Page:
Village News - Also serving the communities of De Luz, Rainbow, Camp Pendleton, Pala and Pauma

By Kim Harris
Managing Editor 

Firefighter injured, 2 structures burn in 1,500 acre Chaparral Fire

 

Last updated 8/31/2021 at 9:04am

Shane Gibson

The Chaparral Fire burns vegetation near Tenaja and Cleveland Forest roads, Aug. 28.

One firefighter suffered minor injuries and two structures were destroyed in a brush fire that broke out Saturday, Aug. 29, officials announced.

The Chaparral Fire, which was first reported at 12:38 p.m. near Tenaja and Cleveland Forest roads south of the unincorporated community of La Cresta in Cleveland National Forest, quickly exploded charring 1,500 acres, triggering evacuations and air quality warnings before firefighters brought it partially under control, Cal Fire/Riverside County Fire Department said in its Monday morning update.

Evacuation orders were issued for the area north of Tenaja Truck Trail, south of Calle Cielo, east of Calle Collado and west of Calle Be Bietol. For those north of Tenaja Road, West of Calle Pino/Gallop Lane, south of Hombre Lane and west of Cleveland Forest Road, evacuation warnings were issued.

An evacuation center was set up at Murrieta Valley High School, 42200 Nighthawk Way in Murrieta, for those affected. Small animals were taken to Animal Friends of the Valleys at 33751 Mission Trail in Wildomar. The San Jacinto Animal Campus at 581 S Grand Avenue in San Jacinto, was opened for large animal evacuations, but most took their animals to friends, families or other locations , such as Galway Downs.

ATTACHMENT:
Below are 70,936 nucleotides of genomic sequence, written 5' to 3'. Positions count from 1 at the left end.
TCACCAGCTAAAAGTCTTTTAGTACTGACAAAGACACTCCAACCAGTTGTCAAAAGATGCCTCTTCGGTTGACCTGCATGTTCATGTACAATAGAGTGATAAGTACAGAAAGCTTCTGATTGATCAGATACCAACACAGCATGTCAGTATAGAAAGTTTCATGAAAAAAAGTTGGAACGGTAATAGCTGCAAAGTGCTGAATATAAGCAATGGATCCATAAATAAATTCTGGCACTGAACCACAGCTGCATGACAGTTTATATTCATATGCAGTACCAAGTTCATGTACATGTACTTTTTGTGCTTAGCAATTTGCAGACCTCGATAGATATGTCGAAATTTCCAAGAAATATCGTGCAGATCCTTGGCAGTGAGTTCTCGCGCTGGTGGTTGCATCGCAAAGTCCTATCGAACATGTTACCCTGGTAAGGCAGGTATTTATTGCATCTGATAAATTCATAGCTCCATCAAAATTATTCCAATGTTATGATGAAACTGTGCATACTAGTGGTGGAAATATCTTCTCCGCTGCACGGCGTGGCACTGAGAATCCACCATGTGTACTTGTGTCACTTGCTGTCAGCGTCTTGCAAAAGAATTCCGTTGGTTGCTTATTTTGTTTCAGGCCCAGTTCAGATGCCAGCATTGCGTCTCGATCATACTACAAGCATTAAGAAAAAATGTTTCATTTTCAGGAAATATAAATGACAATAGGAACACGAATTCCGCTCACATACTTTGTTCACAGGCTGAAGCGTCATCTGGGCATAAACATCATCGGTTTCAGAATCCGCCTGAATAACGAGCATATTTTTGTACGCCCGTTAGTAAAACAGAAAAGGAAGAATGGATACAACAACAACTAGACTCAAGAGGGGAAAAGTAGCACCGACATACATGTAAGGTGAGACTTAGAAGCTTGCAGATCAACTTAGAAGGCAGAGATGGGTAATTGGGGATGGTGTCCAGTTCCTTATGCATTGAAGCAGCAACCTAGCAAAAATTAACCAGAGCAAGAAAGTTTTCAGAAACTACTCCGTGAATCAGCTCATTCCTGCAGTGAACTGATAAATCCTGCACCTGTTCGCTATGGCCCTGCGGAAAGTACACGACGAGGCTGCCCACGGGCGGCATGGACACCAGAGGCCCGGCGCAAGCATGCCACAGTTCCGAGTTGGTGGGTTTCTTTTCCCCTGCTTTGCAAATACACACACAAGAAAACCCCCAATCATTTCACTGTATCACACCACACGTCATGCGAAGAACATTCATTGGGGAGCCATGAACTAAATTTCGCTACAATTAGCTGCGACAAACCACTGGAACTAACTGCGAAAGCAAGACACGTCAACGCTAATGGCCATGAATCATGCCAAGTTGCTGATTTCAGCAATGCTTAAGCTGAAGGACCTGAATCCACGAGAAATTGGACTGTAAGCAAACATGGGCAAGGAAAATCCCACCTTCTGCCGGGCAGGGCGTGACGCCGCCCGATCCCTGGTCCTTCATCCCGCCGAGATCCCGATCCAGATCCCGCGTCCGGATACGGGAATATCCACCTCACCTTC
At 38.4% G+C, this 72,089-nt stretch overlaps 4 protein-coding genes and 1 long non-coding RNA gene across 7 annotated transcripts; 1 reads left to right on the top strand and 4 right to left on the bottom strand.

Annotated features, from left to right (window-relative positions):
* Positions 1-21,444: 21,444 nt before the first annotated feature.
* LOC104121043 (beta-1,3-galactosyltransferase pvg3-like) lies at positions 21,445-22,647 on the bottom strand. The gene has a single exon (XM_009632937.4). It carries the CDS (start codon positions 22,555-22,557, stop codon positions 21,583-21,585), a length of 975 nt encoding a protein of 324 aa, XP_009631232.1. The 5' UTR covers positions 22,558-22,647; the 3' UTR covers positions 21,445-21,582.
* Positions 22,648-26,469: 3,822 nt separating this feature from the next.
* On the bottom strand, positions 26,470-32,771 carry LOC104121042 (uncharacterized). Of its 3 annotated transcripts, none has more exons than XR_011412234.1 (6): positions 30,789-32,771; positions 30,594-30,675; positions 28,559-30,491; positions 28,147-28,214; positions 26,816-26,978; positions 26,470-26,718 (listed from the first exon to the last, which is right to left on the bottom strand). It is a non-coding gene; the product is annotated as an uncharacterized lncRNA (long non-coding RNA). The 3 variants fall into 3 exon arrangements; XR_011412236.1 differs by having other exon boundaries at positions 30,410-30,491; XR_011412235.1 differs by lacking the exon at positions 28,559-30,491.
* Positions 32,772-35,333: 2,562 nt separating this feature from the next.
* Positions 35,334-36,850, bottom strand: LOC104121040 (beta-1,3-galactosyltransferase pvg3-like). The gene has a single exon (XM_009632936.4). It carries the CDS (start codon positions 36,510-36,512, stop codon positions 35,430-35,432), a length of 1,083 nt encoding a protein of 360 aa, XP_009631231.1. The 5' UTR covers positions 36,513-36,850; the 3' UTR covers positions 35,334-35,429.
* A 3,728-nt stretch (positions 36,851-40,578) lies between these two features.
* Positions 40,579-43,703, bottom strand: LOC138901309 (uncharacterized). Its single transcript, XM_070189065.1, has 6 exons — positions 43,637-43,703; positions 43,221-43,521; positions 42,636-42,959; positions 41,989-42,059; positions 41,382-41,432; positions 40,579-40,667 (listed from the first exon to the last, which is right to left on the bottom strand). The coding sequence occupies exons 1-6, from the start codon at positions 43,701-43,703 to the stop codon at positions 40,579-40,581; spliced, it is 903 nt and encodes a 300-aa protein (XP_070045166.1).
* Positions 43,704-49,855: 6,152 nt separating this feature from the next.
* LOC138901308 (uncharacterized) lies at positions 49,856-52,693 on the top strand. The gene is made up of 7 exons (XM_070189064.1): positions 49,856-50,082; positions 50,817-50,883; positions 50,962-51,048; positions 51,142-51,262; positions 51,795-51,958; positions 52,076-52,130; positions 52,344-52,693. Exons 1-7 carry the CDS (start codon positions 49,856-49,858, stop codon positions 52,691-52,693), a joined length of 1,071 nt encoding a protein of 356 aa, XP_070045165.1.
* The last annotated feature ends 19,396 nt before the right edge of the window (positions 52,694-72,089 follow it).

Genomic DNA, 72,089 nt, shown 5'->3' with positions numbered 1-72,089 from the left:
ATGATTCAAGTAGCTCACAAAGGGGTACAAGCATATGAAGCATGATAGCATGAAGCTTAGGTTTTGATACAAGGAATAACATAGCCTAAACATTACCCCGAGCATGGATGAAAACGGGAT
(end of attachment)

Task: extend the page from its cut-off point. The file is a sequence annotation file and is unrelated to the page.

As of press time, all evacuation orders were reduced to evacuation warnings, allowing residents to return to the area, Cal Fire said.

The fire spanned both Riverside and San Diego counties. On the Riverside County side, it was burning in the southwestern end of La Cresta, an unincorporated community at the foot of the Santa Ana mountains.

On Sunday, the South Coast Air Quality Management District issued a smoke advisory for western Riverside County and the Coachella Valley through Monday afternoon. The smoke could be seen from Orange and San Diego counties.

"If you smell smoke or see ash due to a wildfire, limit your exposure by remaining indoors with windows and doors closed or seeking alternate shelter, and avoiding vigorous physical activity," SCAQMD officials said.

Monday afternoon, the U.S. Forest Service announced the closure of all 20 million acres of California's national forests to the public due to the wildfire risk. The closure took effect Tuesday, Aug. 31, and will last at least until Sept. 17, officials said.

Firefighters were battling the flames from the ground and air, including the use of four air tankers. Crews from the U.S. Forest Service, Murrieta, Hemet and Corona were assisting the 150 firefighters from Riverside and San Diego counties.

As of press time, firefighters had made significant headway on the blaze, which was originally burning in medium to heavy fuels at a moderate rate, announcing containment to be at 50% Tuesday morning.

City News Service contributed to this story.

Kim Harris can be reached by email at [email protected]

 

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